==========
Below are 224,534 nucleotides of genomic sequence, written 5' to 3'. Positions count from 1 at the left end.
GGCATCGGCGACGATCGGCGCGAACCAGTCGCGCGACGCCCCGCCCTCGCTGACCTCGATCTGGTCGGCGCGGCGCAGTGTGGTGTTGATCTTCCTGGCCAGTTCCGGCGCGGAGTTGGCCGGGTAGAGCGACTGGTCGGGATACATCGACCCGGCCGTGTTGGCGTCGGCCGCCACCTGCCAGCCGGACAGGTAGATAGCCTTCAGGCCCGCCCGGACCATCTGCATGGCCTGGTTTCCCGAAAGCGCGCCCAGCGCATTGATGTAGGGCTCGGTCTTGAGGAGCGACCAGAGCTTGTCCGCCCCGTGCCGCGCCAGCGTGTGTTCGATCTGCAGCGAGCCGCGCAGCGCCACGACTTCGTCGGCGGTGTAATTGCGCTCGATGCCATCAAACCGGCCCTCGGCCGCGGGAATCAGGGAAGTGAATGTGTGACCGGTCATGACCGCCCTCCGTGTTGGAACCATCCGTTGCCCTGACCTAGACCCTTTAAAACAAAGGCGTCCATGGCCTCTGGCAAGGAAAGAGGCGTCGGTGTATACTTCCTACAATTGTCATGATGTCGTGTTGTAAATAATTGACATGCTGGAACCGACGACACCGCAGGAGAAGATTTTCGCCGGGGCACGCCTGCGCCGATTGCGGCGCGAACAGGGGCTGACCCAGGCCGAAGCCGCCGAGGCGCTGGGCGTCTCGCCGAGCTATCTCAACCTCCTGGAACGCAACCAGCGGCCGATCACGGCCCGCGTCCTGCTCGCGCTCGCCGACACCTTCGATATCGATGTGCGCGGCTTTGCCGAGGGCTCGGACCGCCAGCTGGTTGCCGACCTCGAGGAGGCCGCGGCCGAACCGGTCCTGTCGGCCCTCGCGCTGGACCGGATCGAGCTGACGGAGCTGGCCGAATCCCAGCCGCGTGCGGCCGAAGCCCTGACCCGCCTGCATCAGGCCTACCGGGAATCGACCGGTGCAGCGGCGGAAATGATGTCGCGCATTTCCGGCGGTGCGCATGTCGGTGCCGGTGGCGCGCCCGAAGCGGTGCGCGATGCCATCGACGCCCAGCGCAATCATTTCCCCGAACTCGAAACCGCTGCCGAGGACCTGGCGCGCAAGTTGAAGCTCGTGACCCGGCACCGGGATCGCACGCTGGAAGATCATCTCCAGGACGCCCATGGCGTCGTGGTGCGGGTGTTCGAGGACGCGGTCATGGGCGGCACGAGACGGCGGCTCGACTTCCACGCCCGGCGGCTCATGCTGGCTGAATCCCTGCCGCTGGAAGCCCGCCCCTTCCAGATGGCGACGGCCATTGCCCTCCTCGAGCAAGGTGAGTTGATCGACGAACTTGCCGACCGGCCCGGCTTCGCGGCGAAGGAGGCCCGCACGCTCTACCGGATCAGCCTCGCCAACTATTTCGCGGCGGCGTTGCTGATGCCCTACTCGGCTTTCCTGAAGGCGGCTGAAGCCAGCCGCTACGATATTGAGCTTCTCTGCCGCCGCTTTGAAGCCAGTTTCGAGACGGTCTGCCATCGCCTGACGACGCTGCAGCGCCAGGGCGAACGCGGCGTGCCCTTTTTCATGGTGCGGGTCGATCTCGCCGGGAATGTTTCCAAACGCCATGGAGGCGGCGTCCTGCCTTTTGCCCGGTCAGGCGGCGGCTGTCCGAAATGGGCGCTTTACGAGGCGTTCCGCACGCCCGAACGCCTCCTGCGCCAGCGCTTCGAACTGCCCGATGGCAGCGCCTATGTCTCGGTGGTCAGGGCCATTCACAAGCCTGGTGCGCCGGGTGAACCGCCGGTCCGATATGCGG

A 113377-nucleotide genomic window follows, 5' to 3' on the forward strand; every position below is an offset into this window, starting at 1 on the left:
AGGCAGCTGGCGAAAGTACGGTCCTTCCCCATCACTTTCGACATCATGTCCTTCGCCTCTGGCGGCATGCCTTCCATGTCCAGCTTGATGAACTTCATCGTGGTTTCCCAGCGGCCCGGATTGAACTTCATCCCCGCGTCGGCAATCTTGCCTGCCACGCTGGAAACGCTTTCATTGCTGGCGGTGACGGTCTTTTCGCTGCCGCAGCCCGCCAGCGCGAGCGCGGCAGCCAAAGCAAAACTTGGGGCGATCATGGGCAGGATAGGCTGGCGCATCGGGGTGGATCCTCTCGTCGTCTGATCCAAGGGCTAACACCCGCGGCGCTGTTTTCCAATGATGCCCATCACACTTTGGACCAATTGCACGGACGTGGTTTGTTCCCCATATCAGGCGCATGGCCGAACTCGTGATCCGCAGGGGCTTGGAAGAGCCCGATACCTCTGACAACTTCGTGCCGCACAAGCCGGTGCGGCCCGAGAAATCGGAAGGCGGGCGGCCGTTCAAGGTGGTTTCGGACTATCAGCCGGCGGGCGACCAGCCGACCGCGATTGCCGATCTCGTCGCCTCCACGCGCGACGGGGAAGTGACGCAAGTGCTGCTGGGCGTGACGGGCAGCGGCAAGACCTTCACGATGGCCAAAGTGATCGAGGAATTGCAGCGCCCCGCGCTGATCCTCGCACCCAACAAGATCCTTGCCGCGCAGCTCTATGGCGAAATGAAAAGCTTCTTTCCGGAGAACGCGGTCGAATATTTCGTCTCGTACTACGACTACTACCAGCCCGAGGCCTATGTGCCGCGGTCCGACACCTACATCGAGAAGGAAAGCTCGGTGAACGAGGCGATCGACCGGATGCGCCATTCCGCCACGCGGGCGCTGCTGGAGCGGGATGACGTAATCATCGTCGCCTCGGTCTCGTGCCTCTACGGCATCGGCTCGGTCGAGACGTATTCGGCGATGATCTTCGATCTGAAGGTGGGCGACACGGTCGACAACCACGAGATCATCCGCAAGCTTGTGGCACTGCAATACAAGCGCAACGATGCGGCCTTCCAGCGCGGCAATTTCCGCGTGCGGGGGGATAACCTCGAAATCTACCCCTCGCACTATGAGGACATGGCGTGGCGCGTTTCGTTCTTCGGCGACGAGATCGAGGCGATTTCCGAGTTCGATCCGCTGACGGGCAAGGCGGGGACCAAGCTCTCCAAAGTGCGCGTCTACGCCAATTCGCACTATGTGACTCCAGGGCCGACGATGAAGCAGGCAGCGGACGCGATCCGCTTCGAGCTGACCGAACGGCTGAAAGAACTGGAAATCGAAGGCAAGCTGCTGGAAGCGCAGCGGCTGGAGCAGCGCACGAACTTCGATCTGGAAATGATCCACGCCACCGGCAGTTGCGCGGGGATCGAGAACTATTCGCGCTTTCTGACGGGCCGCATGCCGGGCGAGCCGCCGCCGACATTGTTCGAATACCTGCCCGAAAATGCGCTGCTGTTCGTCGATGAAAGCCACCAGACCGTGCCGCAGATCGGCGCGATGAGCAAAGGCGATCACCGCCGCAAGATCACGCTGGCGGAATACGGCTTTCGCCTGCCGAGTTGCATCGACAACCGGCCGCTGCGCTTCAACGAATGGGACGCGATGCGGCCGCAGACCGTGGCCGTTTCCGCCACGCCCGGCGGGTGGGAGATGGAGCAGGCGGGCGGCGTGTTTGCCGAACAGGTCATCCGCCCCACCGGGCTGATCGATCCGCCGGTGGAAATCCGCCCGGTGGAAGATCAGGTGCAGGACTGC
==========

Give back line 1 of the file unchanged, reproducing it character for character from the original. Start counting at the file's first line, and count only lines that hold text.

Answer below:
Below are 224,534 nucleotides of genomic sequence, written 5' to 3'. Positions count from 1 at the left end.